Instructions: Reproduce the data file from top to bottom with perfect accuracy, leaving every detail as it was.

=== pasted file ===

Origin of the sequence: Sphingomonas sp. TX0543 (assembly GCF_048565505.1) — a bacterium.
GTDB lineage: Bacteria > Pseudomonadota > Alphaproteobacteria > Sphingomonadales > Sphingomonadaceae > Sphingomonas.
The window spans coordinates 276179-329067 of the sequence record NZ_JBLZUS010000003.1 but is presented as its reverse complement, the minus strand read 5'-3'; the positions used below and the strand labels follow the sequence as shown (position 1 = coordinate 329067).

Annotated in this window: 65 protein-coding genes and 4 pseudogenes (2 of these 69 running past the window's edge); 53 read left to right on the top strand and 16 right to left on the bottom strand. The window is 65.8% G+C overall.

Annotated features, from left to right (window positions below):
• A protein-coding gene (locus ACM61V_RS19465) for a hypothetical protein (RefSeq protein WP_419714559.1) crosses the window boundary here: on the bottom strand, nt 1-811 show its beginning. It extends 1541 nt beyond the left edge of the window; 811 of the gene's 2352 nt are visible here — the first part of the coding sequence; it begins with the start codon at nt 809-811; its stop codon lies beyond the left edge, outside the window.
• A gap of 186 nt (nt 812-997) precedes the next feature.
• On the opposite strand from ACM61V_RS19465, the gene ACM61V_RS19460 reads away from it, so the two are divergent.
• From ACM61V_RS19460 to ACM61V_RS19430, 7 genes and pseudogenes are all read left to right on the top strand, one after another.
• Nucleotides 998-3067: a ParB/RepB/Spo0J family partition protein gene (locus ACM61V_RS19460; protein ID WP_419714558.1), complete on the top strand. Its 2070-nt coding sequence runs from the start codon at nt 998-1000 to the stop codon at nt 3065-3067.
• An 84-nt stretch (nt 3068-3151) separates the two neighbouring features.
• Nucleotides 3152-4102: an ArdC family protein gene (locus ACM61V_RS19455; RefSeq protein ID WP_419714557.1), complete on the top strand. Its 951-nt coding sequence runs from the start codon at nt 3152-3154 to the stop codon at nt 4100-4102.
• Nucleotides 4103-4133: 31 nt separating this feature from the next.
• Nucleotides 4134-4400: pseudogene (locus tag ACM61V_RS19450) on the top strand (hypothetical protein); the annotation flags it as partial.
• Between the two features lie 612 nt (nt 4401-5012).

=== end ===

Origin of the sequence: Sphingomonas sp. TX0543 (assembly GCF_048565505.1) — a bacterium.
GTDB lineage: Bacteria > Pseudomonadota > Alphaproteobacteria > Sphingomonadales > Sphingomonadaceae > Sphingomonas.
The window spans coordinates 276179-329067 of the sequence record NZ_JBLZUS010000003.1 but is presented as its reverse complement, the minus strand read 5'-3'; the positions used below and the strand labels follow the sequence as shown (position 1 = coordinate 329067).

Annotated in this window: 65 protein-coding genes and 4 pseudogenes (2 of these 69 running past the window's edge); 53 read left to right on the top strand and 16 right to left on the bottom strand. The window is 65.8% G+C overall.

Annotated features, from left to right (window positions below):
• A protein-coding gene (locus ACM61V_RS19465) for a hypothetical protein (RefSeq protein WP_419714559.1) crosses the window boundary here: on the bottom strand, nt 1-811 show its beginning. It extends 1541 nt beyond the left edge of the window; 811 of the gene's 2352 nt are visible here — the first part of the coding sequence; it begins with the start codon at nt 809-811; its stop codon lies beyond the left edge, outside the window.
• A gap of 186 nt (nt 812-997) precedes the next feature.
• On the opposite strand from ACM61V_RS19465, the gene ACM61V_RS19460 reads away from it, so the two are divergent.
• From ACM61V_RS19460 to ACM61V_RS19430, 7 genes and pseudogenes are all read left to right on the top strand, one after another.
• Nucleotides 998-3067: a ParB/RepB/Spo0J family partition protein gene (locus ACM61V_RS19460; protein ID WP_419714558.1), complete on the top strand. Its 2070-nt coding sequence runs from the start codon at nt 998-1000 to the stop codon at nt 3065-3067.
• An 84-nt stretch (nt 3068-3151) separates the two neighbouring features.
• Nucleotides 3152-4102: an ArdC family protein gene (locus ACM61V_RS19455; RefSeq protein ID WP_419714557.1), complete on the top strand. Its 951-nt coding sequence runs from the start codon at nt 3152-3154 to the stop codon at nt 4100-4102.
• Nucleotides 4103-4133: 31 nt separating this feature from the next.
• Nucleotides 4134-4400: pseudogene (locus tag ACM61V_RS19450) on the top strand (hypothetical protein); the annotation flags it as partial.
• Between the two features lie 612 nt (nt 4401-5012).